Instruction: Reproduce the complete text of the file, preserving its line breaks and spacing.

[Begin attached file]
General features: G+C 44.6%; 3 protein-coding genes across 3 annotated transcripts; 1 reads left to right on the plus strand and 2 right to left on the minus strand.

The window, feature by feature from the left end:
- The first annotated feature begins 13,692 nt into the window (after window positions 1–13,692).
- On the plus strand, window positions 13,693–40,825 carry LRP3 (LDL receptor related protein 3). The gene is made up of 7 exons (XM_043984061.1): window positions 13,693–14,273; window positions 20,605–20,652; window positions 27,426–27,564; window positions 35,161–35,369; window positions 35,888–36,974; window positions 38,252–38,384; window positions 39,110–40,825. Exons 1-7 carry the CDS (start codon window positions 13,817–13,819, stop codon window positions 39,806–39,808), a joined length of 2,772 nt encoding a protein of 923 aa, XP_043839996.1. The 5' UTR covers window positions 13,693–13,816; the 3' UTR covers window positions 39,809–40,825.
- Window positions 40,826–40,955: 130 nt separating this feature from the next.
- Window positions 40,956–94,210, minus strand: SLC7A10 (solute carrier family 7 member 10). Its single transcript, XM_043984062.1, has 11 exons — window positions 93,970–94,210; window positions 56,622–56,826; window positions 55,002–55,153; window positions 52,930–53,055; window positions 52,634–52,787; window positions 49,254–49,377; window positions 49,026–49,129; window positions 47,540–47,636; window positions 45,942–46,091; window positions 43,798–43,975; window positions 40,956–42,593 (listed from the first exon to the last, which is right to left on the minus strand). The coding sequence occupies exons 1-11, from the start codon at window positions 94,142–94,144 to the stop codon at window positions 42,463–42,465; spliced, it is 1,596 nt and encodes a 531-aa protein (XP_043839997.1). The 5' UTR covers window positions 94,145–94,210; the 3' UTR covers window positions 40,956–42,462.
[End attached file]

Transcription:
General features: G+C 44.6%; 3 protein-coding genes across 3 annotated transcripts; 1 reads left to right on the plus strand and 2 right to left on the minus strand.

The window, feature by feature from the left end:
- The first annotated feature begins 13,692 nt into the window (after window positions 1–13,692).
- On the plus strand, window positions 13,693–40,825 carry LRP3 (LDL receptor related protein 3). The gene is made up of 7 exons (XM_043984061.1): window positions 13,693–14,273; window positions 20,605–20,652; window positions 27,426–27,564; window positions 35,161–35,369; window positions 35,888–36,974; window positions 38,252–38,384; window positions 39,110–40,825. Exons 1-7 carry the CDS (start codon window positions 13,817–13,819, stop codon window positions 39,806–39,808), a joined length of 2,772 nt encoding a protein of 923 aa, XP_043839996.1. The 5' UTR covers window positions 13,693–13,816; the 3' UTR covers window positions 39,809–40,825.
- Window positions 40,826–40,955: 130 nt separating this feature from the next.
- Window positions 40,956–94,210, minus strand: SLC7A10 (solute carrier family 7 member 10). Its single transcript, XM_043984062.1, has 11 exons — window positions 93,970–94,210; window positions 56,622–56,826; window positions 55,002–55,153; window positions 52,930–53,055; window positions 52,634–52,787; window positions 49,254–49,377; window positions 49,026–49,129; window positions 47,540–47,636; window positions 45,942–46,091; window positions 43,798–43,975; window positions 40,956–42,593 (listed from the first exon to the last, which is right to left on the minus strand). The coding sequence occupies exons 1-11, from the start codon at window positions 94,142–94,144 to the stop codon at window positions 42,463–42,465; spliced, it is 1,596 nt and encodes a 531-aa protein (XP_043839997.1). The 5' UTR covers window positions 94,145–94,210; the 3' UTR covers window positions 40,956–42,462.